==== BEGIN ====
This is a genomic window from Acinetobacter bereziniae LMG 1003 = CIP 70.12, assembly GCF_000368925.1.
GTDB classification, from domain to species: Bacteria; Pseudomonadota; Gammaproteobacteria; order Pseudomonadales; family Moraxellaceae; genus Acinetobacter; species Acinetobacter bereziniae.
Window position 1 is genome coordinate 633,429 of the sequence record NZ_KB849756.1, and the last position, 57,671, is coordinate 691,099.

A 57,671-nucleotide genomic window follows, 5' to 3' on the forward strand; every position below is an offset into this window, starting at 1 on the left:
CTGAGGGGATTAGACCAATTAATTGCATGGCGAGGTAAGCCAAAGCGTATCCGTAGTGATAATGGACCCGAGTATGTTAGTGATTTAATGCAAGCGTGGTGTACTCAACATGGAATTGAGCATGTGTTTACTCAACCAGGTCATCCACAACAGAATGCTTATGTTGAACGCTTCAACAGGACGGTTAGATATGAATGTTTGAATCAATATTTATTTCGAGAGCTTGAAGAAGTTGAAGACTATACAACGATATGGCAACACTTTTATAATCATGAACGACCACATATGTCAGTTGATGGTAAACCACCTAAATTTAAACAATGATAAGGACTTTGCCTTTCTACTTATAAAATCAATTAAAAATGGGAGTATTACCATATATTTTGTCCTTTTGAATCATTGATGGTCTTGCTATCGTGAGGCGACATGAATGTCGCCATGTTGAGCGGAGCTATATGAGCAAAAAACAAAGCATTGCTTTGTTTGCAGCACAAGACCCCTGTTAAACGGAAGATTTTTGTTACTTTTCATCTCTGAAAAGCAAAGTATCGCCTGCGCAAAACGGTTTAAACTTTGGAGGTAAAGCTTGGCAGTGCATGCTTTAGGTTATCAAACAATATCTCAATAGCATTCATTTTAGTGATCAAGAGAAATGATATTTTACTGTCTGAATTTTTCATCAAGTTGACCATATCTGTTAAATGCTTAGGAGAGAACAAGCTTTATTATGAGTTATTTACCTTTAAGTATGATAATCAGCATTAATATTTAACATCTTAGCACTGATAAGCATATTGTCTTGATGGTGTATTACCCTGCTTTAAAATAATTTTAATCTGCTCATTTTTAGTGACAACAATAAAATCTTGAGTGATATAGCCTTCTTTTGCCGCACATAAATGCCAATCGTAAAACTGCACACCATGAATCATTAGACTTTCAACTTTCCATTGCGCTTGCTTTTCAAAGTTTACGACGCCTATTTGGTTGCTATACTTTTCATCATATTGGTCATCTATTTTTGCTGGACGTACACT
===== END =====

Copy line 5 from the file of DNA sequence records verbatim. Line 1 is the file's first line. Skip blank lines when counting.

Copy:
CTGAGGGGATTAGACCAATTAATTGCATGGCGAGGTAAGCCAAAGCGTATCCGTAGTGATAATGGACCCGAGTATGTTAGTGATTTAATGCAAGCGTGGTGTACTCAACATGGAATTGAGCATGTGTTTACTCAACCAGGTCATCCACAACAGAATGCTTATGTTGAACGCTTCAACAGGACGGTTAGATATGAATGTTTGAATCAATATTTATTTCGAGAGCTTGAAGAAGTTGAAGACTATACAACGATATGGCAACACTTTTATAATCATGAACGACCACATATGTCAGTTGATGGTAAACCACCTAAATTTAAACAATGATAAGGACTTTGCCTTTCTACTTATAAAATCAATTAAAAATGGGAGTATTACCATATATTTTGTCCTTTTGAATCATTGATGGTCTTGCTATCGTGAGGCGACATGAATGTCGCCATGTTGAGCGGAGCTATATGAGCAAAAAACAAAGCATTGCTTTGTTTGCAGCACAAGACCCCTGTTAAACGGAAGATTTTTGTTACTTTTCATCTCTGAAAAGCAAAGTATCGCCTGCGCAAAACGGTTTAAACTTTGGAGGTAAAGCTTGGCAGTGCATGCTTTAGGTTATCAAACAATATCTCAATAGCATTCATTTTAGTGATCAAGAGAAATGATATTTTACTGTCTGAATTTTTCATCAAGTTGACCATATCTGTTAAATGCTTAGGAGAGAACAAGCTTTATTATGAGTTATTTACCTTTAAGTATGATAATCAGCATTAATATTTAACATCTTAGCACTGATAAGCATATTGTCTTGATGGTGTATTACCCTGCTTTAAAATAATTTTAATCTGCTCATTTTTAGTGACAACAATAAAATCTTGAGTGATATAGCCTTCTTTTGCCGCACATAAATGCCAATCGTAAAACTGCACACCATGAATCATTAGACTTTCAACTTTCCATTGCGCTTGCTTTTCAAAGTTTACGACGCCTATTTGGTTGCTATACTTTTCATCATATTGGTCATCTATTTTTGCTGGACGTACACT